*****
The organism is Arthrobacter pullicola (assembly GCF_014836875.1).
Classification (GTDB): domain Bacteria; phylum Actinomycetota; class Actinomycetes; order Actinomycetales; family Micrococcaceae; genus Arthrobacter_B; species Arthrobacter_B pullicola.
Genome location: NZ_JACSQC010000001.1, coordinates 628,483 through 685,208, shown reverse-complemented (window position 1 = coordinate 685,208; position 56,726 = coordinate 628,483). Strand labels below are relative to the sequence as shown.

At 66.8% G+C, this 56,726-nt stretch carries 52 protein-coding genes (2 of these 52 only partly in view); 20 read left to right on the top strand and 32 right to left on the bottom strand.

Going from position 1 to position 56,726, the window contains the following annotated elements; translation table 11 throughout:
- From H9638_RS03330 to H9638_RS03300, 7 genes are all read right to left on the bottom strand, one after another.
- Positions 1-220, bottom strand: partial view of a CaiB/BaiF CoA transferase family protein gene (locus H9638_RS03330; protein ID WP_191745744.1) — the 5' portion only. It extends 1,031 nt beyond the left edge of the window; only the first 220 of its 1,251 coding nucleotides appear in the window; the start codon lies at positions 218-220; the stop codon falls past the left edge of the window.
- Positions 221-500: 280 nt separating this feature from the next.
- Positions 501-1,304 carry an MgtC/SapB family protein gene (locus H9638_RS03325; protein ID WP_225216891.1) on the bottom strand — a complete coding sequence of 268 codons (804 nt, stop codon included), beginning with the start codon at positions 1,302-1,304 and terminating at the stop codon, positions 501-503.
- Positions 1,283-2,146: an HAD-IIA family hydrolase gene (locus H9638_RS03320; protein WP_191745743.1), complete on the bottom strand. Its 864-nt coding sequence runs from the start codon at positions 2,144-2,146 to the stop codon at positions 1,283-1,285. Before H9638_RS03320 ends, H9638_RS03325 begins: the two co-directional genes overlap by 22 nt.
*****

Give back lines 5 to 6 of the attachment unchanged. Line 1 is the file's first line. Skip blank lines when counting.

Going from position 1 to position 56,726, the window contains the following annotated elements; translation table 11 throughout:
- From H9638_RS03330 to H9638_RS03300, 7 genes are all read right to left on the bottom strand, one after another.